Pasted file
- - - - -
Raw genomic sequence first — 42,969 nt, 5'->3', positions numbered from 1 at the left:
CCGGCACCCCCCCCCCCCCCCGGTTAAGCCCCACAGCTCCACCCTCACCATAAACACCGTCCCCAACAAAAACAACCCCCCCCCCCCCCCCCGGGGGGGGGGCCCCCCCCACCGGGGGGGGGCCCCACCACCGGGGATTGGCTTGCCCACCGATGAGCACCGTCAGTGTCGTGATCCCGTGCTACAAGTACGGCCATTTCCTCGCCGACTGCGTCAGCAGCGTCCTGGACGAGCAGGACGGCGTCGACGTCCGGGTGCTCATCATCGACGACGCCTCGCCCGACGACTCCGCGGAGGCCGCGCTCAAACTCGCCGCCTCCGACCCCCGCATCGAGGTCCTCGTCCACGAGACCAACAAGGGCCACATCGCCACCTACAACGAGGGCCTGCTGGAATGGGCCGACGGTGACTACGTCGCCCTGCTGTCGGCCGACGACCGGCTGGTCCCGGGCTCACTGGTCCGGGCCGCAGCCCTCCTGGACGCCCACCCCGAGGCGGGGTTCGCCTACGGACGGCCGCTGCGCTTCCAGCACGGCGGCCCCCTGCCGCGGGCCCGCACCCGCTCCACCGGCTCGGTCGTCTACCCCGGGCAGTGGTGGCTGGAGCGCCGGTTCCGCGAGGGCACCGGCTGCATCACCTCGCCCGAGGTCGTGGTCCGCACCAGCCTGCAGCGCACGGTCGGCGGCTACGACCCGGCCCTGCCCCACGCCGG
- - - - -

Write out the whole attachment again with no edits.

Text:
Raw genomic sequence first — 42,969 nt, 5'->3', positions numbered from 1 at the left:
CCGGCACCCCCCCCCCCCCCCGGTTAAGCCCCACAGCTCCACCCTCACCATAAACACCGTCCCCAACAAAAACAACCCCCCCCCCCCCCCCCGGGGGGGGGGCCCCCCCCACCGGGGGGGGGCCCCACCACCGGGGATTGGCTTGCCCACCGATGAGCACCGTCAGTGTCGTGATCCCGTGCTACAAGTACGGCCATTTCCTCGCCGACTGCGTCAGCAGCGTCCTGGACGAGCAGGACGGCGTCGACGTCCGGGTGCTCATCATCGACGACGCCTCGCCCGACGACTCCGCGGAGGCCGCGCTCAAACTCGCCGCCTCCGACCCCCGCATCGAGGTCCTCGTCCACGAGACCAACAAGGGCCACATCGCCACCTACAACGAGGGCCTGCTGGAATGGGCCGACGGTGACTACGTCGCCCTGCTGTCGGCCGACGACCGGCTGGTCCCGGGCTCACTGGTCCGGGCCGCAGCCCTCCTGGACGCCCACCCCGAGGCGGGGTTCGCCTACGGACGGCCGCTGCGCTTCCAGCACGGCGGCCCCCTGCCGCGGGCCCGCACCCGCTCCACCGGCTCGGTCGTCTACCCCGGGCAGTGGTGGCTGGAGCGCCGGTTCCGCGAGGGCACCGGCTGCATCACCTCGCCCGAGGTCGTGGTCCGCACCAGCCTGCAGCGCACGGTCGGCGGCTACGACCCGGCCCTGCCCCACGCCGG